1 December 2021
Alarming new research by Hourglass reveals that the abuse of older people comes last in line for government and the public alike
To coincide with Safer Ageing Week Hourglass, the UK’s only charity focused on tackling the abuse and neglect of older people, has examined the profile and priority given to the issue by government and the public over the last year. Stark findings highlight how those in power, responsible for safeguarding, have given no mention of abuse towards older people across the past year, even after living through a pandemic and the public are unaware of levels of abuse in the UK. The charity found:
The Home Secretary, Priti Patel and the two ministers responsible for safeguarding didn’t mention the abuse of older people once in any of their official ministerial speeches, papers or on Twitter
The Prime Minister, Downing Street, the Home Office and the Department of Justice didn’t mention the abuse of older people once on Twitter
The abuse of older people was mentioned just 9 times in debates in all Parliaments and all those mentions were in the House of Lords or the Scottish Parliament. There wasn’t a single mention in the House of Commons by Ministers or MPs
The abuse of older people was mentioned 4,500 times on Twitter compared to over half a million mentions for domestic abuse
People tweeted about animal abuse nearly 6 times as much as they tweeted about the abuse of older people
Grouse shooting was mentioned on Twitter nearly four times as often, fox hunting nearly 20 times as often and parking nearly 30 times as often
The public woefully underestimates the number of older people who experience abuse – not one person surveyed thought the number of victims reaches over 2.5m every year. Nearly a fifth thought there were only 10% (250,000) of the actual number of older people experiencing abuse each year
Only 7% of the public think of older adults (65+) when they think of victims of abuse. 20% of people think of animals
The research, compiled in a report called “Last in Line”, is stark in its findings and shows just how little profile and priority the issue has in government and for the public. It also established that there currently isn’t a single source of statutory funding with ring-fenced resources to tackle the abuse of older people. Hourglass noted no funding has been allocated to this issue specifically since 2016.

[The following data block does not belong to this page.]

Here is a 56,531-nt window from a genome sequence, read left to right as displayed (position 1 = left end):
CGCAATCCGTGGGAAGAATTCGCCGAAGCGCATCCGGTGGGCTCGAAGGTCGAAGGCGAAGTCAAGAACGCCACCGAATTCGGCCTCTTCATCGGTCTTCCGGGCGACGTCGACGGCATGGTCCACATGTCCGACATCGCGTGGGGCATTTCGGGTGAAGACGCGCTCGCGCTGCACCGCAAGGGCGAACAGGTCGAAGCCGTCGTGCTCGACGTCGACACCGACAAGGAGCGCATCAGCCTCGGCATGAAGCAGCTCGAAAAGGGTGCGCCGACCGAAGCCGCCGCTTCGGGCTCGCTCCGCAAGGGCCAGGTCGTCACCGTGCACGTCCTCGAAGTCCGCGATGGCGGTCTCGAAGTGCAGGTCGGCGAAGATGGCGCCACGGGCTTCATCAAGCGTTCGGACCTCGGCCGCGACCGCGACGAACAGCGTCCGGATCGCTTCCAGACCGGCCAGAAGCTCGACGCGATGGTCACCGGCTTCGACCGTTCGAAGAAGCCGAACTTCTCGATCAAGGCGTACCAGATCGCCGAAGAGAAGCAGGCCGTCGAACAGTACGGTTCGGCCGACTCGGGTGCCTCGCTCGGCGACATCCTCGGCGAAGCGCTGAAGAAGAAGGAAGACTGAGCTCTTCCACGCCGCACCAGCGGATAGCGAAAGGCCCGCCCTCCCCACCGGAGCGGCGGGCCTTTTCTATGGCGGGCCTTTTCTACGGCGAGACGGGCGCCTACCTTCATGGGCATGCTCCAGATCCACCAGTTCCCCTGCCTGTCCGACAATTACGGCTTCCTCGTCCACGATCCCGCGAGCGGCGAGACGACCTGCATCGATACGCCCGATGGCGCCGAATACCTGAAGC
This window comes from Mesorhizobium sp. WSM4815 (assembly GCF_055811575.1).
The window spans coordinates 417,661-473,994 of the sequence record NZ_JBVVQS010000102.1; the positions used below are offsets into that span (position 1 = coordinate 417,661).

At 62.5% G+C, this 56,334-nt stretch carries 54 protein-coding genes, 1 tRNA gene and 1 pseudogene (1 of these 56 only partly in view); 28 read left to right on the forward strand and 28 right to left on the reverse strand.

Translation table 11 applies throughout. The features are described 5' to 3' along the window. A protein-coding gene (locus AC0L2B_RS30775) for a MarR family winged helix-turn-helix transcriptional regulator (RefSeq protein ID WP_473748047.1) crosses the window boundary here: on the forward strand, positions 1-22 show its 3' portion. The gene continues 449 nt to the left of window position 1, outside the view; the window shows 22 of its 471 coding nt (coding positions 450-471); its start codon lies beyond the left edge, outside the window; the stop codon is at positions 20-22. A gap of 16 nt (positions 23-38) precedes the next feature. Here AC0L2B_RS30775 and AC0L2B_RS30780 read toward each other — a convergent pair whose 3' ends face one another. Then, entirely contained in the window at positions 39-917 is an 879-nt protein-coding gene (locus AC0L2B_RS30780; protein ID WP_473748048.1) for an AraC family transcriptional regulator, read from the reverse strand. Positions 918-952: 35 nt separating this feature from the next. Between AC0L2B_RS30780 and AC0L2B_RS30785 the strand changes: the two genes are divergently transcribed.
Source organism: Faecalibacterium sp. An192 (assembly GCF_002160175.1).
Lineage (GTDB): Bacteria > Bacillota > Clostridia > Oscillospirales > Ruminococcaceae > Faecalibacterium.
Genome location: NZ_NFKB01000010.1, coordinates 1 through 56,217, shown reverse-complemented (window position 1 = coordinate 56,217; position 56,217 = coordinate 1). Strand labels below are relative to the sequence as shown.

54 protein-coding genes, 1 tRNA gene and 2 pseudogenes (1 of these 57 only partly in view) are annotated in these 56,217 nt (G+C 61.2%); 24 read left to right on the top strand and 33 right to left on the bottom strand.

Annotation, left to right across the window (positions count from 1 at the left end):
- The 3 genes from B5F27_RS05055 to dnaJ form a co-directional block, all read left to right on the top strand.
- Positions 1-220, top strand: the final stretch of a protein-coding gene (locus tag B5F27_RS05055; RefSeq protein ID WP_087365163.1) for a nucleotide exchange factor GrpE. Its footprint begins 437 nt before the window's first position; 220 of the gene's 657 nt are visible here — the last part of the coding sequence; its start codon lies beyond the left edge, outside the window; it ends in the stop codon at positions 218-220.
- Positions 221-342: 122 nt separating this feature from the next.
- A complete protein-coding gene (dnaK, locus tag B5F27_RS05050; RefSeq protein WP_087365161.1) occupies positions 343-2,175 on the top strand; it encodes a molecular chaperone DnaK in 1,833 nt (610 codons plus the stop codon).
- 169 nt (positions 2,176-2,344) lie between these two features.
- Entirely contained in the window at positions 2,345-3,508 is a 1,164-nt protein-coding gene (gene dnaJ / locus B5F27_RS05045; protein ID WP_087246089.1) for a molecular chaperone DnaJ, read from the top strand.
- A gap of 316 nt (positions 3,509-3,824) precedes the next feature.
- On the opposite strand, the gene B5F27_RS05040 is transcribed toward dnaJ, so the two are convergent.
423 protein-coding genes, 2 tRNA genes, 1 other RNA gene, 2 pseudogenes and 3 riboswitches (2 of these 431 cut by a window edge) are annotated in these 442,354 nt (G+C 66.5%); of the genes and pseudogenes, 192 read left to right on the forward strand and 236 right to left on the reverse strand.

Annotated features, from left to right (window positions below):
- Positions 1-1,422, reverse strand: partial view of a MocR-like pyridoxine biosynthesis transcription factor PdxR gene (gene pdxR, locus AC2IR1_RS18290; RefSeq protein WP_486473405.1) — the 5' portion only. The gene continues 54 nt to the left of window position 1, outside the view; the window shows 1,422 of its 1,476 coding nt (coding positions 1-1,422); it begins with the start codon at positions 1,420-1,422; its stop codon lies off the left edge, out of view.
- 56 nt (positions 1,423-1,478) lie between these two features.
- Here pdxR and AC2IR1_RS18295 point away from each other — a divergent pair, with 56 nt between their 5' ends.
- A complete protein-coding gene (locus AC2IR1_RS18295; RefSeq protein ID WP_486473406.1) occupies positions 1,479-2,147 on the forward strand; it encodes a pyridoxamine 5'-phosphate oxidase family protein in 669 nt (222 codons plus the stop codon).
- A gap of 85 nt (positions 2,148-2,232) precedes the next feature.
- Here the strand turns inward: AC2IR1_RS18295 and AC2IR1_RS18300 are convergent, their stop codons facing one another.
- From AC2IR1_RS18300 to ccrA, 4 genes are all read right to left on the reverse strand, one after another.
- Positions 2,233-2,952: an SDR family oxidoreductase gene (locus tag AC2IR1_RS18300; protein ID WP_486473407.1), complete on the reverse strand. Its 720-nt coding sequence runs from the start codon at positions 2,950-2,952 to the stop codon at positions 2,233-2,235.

Commenting about the research, Hourglass CEO Richard Robinson said:
“It’s shameful that an issue that affects a million older people a year is given so little attention by ministers, politicians and the general public. Rightly, other forms of abuse like child abuse and domestic violence have a high profile but it is unbelievable that a niche issue like grouse shooting gets so much more attention than the abuse of older people.”
“We urgently need to push the issue forward from last in line and sound the alarm for the impact it is having on older people and those who care for them. Even since the pandemic, major public and government funding have forgotten the 2.7 million older victims of abuse and neglect every year in the UK.
“We want to join forces with our peers in the abuse sector, be given the same significance and urgency and end time on all forms of abuse and neglect. Without dedicated resources, we are only going to see the problem worsen and end up with many more older people experiencing or being at risk of abuse.”
Responding the research, Baroness Greengross said:
“Hourglass’ research is a glaring reminder that action to tackle the abuse of older people in the UK is long overdue. This is an issue that is neglected and under discussed and therefore falls last in line for society. We need our government to lead the way, working with charities such as Hourglass to shine a light on abuse and neglect, supporting them to support victims and educating people on how to be aware of it.
“Everyone is going to be old one day, the abuse of older people needs to become a top priority to reduce harm to us all.”
Hourglass commissioned the research to highlight just how low a priority tackling this form of abuse is during Safer Ageing Week. It is calling for:
A national campaign to raise public awareness of the issue and increase the public’s support for tackling it
The creation of a Safer Ageing fund to tackle abuse and support safer ageing for older people across the UK this could include specific funding from bodies like comic relief, national lottery etc.
Abuse and neglect of older people to be given equal significance within the sector
During Safer Ageing Week the charity is also launching a chatbot so concerned people can receive virtual help, a knowledge bank and three new community based Independent Domestic Violence Advocates (IDVAs) in Sussex.